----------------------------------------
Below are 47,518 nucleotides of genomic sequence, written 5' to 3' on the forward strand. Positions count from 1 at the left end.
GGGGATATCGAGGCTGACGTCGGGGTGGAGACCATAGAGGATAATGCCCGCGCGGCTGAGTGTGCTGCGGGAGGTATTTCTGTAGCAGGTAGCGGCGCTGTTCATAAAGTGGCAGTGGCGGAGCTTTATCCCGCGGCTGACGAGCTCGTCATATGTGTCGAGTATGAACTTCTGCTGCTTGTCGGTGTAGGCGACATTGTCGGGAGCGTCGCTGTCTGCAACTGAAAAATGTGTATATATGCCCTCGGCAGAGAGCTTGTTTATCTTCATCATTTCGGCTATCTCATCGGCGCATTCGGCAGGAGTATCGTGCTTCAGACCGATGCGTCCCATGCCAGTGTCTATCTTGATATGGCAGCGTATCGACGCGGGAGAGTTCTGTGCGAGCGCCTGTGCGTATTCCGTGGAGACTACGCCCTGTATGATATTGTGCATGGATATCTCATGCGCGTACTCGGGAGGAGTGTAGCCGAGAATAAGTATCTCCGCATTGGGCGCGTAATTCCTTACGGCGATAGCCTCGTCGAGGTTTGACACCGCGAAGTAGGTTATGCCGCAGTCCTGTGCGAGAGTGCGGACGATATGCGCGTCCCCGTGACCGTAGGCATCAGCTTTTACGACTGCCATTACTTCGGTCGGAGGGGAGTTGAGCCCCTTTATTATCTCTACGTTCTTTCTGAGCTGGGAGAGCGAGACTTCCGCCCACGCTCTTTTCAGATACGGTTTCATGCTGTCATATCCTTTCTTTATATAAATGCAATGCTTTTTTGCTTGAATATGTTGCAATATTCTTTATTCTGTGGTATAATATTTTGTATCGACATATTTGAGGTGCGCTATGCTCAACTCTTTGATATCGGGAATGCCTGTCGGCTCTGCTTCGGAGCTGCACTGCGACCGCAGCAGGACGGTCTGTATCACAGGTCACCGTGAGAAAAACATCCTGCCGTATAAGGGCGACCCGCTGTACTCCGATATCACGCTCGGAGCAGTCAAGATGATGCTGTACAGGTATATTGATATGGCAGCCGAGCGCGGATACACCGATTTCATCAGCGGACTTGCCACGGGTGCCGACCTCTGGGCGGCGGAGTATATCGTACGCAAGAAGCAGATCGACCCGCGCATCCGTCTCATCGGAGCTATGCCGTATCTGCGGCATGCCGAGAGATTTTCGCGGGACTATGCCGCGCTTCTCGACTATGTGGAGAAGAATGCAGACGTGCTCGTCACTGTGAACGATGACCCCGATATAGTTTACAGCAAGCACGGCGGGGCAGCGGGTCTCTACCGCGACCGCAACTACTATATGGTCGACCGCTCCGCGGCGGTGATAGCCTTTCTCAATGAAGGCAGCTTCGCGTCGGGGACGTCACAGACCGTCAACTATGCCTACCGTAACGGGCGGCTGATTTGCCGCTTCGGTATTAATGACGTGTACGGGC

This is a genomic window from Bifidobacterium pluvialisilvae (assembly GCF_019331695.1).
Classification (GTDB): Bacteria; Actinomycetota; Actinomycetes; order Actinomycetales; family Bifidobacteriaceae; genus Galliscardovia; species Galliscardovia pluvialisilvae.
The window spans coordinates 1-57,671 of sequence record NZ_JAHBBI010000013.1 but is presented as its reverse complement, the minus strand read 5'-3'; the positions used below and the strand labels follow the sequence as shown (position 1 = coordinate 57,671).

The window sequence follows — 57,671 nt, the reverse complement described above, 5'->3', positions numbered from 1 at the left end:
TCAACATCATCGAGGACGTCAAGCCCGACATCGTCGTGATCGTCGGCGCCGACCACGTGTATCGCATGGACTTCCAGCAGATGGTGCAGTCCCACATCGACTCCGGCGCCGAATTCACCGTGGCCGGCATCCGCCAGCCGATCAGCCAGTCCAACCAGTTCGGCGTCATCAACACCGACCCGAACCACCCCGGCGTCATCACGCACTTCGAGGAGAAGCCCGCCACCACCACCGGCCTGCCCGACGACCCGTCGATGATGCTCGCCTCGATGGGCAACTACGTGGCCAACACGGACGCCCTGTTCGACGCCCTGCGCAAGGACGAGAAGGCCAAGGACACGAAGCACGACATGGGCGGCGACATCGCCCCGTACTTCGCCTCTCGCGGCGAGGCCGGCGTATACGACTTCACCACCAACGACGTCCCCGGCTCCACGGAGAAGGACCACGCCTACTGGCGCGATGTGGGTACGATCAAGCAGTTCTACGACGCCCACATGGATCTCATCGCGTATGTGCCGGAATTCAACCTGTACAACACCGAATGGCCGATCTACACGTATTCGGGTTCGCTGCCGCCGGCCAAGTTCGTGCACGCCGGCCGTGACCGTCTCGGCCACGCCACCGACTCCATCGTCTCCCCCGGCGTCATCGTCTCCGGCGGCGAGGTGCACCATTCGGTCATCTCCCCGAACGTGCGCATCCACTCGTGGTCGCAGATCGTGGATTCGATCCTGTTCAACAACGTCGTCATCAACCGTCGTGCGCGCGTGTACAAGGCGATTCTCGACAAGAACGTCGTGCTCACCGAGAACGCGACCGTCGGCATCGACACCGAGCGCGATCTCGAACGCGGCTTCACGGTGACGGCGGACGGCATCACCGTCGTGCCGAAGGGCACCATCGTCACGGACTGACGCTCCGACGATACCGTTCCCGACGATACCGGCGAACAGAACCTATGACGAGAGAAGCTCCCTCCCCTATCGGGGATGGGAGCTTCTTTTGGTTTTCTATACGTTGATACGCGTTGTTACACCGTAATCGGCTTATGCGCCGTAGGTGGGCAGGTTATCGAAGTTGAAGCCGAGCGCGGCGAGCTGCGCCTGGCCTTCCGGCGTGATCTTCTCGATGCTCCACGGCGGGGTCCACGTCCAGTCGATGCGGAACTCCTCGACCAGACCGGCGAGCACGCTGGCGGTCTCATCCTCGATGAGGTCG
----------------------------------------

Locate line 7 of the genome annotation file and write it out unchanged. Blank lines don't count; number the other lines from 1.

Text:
TCAACATCATCGAGGACGTCAAGCCCGACATCGTCGTGATCGTCGGCGCCGACCACGTGTATCGCATGGACTTCCAGCAGATGGTGCAGTCCCACATCGACTCCGGCGCCGAATTCACCGTGGCCGGCATCCGCCAGCCGATCAGCCAGTCCAACCAGTTCGGCGTCATCAACACCGACCCGAACCACCCCGGCGTCATCACGCACTTCGAGGAGAAGCCCGCCACCACCACCGGCCTGCCCGACGACCCGTCGATGATGCTCGCCTCGATGGGCAACTACGTGGCCAACACGGACGCCCTGTTCGACGCCCTGCGCAAGGACGAGAAGGCCAAGGACACGAAGCACGACATGGGCGGCGACATCGCCCCGTACTTCGCCTCTCGCGGCGAGGCCGGCGTATACGACTTCACCACCAACGACGTCCCCGGCTCCACGGAGAAGGACCACGCCTACTGGCGCGATGTGGGTACGATCAAGCAGTTCTACGACGCCCACATGGATCTCATCGCGTATGTGCCGGAATTCAACCTGTACAACACCGAATGGCCGATCTACACGTATTCGGGTTCGCTGCCGCCGGCCAAGTTCGTGCACGCCGGCCGTGACCGTCTCGGCCACGCCACCGACTCCATCGTCTCCCCCGGCGTCATCGTCTCCGGCGGCGAGGTGCACCATTCGGTCATCTCCCCGAACGTGCGCATCCACTCGTGGTCGCAGATCGTGGATTCGATCCTGTTCAACAACGTCGTCATCAACCGTCGTGCGCGCGTGTACAAGGCGATTCTCGACAAGAACGTCGTGCTCACCGAGAACGCGACCGTCGGCATCGACACCGAGCGCGATCTCGAACGCGGCTTCACGGTGACGGCGGACGGCATCACCGTCGTGCCGAAGGGCACCATCGTCACGGACTGACGCTCCGACGATACCGTTCCCGACGATACCGGCGAACAGAACCTATGACGAGAGAAGCTCCCTCCCCTATCGGGGATGGGAGCTTCTTTTGGTTTTCTATACGTTGATACGCGTTGTTACACCGTAATCGGCTTATGCGCCGTAGGTGGGCAGGTTATCGAAGTTGAAGCCGAGCGCGGCGAGCTGCGCCTGGCCTTCCGGCGTGATCTTCTCGATGCTCCACGGCGGGGTCCACGTCCAGTCGATGCGGAACTCCTCGACCAGACCGGCGAGCACGCTGGCGGTCTCATCCTCGATGAGGTCG